Much has been written lately about digital transformation in the logistics space, with new players asserting that their systems revolutionize the international freight industry, or even that they “fix the user experience in global trade”. Are the virtual forwarders, newcomers to the industry, right that the industry is stuck in the past and failing its clients? Is technology the be all and end all for logistics? These questions are important for LSPs investing in technology and for clients evaluating potential providers.
Service is more than I.T. tools
Some universal service requirements in this space are:
Access to accurate and timely visibility and reporting tools
Knowledgeable, flexible and responsive customer service
Product and geographic capabilities that meet client specific requirements
A single minded focus on a final digital product puts too much emphasis on technology, while undervaluing the people, processes, networks and culture that make it all work.
Requirements are Dynamic
Change is constant, and client requirements are dynamic, rather than static. Focusing solely on any one application or one platform can make a provider less agile and able to evolve over time. Investing everything in one I.T. solution may mean there aren’t adequate resources available for continual improvement over the long term.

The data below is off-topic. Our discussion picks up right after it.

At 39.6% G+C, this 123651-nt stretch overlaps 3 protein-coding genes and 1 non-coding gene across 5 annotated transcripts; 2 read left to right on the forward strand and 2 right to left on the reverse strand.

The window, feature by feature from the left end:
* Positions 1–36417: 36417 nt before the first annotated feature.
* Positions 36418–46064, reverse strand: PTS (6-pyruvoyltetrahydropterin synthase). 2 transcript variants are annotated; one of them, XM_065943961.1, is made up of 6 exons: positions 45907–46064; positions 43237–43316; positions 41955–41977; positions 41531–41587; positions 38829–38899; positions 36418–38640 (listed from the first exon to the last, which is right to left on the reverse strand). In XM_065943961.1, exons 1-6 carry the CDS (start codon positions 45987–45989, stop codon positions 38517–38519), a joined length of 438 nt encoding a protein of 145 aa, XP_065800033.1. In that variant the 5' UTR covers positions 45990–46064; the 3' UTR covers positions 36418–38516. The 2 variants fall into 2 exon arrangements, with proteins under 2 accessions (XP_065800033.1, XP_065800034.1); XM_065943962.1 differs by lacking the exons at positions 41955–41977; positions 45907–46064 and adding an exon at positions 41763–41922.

Change is about People and Organizations – not Systems
Even with the most current solutions, people are needed to operate the systems, to maintain standards and processes, and to incorporate client requirements. Training that addresses functional and systems knowledge plus behavioral change is critical for effectiveness.
Digital transformation isn’t all about technology – it’s about efficiencies, customer service and ultimately about people. Providers and shippers should focus on the endgame – improved service and reduced costs – rather than on touting the digital transformation itself.